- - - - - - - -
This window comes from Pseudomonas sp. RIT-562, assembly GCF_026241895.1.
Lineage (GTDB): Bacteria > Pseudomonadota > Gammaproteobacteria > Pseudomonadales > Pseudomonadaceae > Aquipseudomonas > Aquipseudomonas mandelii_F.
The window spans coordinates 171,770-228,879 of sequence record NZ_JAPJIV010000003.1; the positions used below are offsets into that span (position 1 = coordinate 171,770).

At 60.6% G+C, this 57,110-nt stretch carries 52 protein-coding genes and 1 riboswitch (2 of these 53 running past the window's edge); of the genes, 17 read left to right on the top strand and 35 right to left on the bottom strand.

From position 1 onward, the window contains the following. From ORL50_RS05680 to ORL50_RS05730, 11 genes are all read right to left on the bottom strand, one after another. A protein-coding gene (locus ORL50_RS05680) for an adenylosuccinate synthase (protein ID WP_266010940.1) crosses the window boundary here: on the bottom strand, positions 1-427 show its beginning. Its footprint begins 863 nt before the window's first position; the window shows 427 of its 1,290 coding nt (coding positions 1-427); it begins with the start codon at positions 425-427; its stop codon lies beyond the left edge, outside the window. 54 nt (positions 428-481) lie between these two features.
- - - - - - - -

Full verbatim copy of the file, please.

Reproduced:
This window comes from Pseudomonas sp. RIT-562, assembly GCF_026241895.1.
Lineage (GTDB): Bacteria > Pseudomonadota > Gammaproteobacteria > Pseudomonadales > Pseudomonadaceae > Aquipseudomonas > Aquipseudomonas mandelii_F.
The window spans coordinates 171,770-228,879 of sequence record NZ_JAPJIV010000003.1; the positions used below are offsets into that span (position 1 = coordinate 171,770).

At 60.6% G+C, this 57,110-nt stretch carries 52 protein-coding genes and 1 riboswitch (2 of these 53 running past the window's edge); of the genes, 17 read left to right on the top strand and 35 right to left on the bottom strand.

From position 1 onward, the window contains the following. From ORL50_RS05680 to ORL50_RS05730, 11 genes are all read right to left on the bottom strand, one after another. A protein-coding gene (locus ORL50_RS05680) for an adenylosuccinate synthase (protein ID WP_266010940.1) crosses the window boundary here: on the bottom strand, positions 1-427 show its beginning. Its footprint begins 863 nt before the window's first position; the window shows 427 of its 1,290 coding nt (coding positions 1-427); it begins with the start codon at positions 425-427; its stop codon lies beyond the left edge, outside the window. 54 nt (positions 428-481) lie between these two features.